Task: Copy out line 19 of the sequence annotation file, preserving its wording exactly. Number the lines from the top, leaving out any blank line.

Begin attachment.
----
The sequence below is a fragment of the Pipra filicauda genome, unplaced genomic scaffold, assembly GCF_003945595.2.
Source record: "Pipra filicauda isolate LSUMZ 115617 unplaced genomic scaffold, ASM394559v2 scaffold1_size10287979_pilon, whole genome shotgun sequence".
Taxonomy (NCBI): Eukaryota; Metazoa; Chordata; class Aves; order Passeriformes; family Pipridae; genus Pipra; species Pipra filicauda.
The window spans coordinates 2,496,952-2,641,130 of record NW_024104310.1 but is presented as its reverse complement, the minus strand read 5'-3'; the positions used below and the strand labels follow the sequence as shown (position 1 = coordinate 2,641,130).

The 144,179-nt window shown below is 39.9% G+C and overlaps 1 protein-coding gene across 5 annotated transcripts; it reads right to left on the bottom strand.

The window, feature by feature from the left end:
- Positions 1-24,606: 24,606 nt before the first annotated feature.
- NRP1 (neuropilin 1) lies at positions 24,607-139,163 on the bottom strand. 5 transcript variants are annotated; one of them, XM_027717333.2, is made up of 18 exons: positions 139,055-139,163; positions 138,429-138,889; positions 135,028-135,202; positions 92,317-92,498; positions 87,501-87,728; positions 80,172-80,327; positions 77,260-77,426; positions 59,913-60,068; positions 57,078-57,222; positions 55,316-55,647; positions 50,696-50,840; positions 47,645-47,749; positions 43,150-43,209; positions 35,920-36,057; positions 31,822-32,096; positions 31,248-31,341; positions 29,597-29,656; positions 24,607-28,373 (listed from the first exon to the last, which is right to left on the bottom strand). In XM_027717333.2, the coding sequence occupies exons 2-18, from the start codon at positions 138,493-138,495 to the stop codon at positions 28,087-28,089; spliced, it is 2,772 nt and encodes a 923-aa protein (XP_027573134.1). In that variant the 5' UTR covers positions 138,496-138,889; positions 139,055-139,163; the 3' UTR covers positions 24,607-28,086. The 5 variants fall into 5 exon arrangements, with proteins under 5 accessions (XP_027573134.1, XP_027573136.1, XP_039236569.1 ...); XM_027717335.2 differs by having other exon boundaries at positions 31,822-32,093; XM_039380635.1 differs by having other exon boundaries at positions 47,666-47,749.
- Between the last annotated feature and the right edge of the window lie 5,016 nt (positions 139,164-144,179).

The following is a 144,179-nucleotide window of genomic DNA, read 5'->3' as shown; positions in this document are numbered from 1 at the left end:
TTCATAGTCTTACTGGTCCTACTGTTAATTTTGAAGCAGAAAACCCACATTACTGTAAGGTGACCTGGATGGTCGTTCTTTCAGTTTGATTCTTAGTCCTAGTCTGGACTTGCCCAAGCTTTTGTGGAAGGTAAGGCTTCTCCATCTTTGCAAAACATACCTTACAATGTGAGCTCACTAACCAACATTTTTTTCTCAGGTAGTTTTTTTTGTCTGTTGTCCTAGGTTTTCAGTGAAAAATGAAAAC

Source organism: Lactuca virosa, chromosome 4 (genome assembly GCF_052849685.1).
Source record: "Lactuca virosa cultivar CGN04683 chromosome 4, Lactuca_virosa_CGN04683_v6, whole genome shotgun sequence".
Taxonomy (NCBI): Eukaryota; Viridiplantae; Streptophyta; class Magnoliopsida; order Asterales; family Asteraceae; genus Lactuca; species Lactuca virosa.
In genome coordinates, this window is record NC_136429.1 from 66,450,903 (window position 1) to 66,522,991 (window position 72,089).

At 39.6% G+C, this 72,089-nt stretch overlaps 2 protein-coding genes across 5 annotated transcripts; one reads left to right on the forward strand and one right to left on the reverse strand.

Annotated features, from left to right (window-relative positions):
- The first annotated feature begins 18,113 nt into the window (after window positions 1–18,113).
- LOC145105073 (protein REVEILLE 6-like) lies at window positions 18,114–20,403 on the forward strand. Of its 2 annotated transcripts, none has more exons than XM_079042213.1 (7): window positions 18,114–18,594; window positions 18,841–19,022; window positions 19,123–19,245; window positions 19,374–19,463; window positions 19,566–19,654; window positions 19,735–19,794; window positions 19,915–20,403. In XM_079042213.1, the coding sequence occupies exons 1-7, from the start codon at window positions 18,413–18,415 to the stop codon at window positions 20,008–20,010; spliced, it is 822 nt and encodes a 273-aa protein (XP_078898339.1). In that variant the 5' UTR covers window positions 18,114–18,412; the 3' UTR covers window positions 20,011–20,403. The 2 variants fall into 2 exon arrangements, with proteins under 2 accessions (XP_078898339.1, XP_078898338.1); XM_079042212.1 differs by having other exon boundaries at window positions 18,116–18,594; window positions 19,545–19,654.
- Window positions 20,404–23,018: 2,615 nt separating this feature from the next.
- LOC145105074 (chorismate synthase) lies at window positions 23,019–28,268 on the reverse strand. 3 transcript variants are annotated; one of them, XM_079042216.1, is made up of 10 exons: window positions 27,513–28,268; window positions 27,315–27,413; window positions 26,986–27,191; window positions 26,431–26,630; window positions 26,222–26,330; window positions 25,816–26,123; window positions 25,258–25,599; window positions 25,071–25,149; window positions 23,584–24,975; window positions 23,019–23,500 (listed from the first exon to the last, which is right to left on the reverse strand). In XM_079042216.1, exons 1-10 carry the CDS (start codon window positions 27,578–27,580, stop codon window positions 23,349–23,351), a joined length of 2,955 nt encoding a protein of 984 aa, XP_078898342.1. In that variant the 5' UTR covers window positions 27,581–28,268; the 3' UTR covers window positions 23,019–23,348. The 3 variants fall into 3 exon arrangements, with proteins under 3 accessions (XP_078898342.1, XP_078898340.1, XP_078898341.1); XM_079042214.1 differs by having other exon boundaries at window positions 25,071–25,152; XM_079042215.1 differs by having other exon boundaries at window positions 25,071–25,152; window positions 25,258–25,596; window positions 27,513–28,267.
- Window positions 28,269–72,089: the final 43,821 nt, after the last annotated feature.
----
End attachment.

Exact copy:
- LOC145105073 (protein REVEILLE 6-like) lies at window positions 18,114–20,403 on the forward strand. Of its 2 annotated transcripts, none has more exons than XM_079042213.1 (7): window positions 18,114–18,594; window positions 18,841–19,022; window positions 19,123–19,245; window positions 19,374–19,463; window positions 19,566–19,654; window positions 19,735–19,794; window positions 19,915–20,403. In XM_079042213.1, the coding sequence occupies exons 1-7, from the start codon at window positions 18,413–18,415 to the stop codon at window positions 20,008–20,010; spliced, it is 822 nt and encodes a 273-aa protein (XP_078898339.1). In that variant the 5' UTR covers window positions 18,114–18,412; the 3' UTR covers window positions 20,011–20,403. The 2 variants fall into 2 exon arrangements, with proteins under 2 accessions (XP_078898339.1, XP_078898338.1); XM_079042212.1 differs by having other exon boundaries at window positions 18,116–18,594; window positions 19,545–19,654.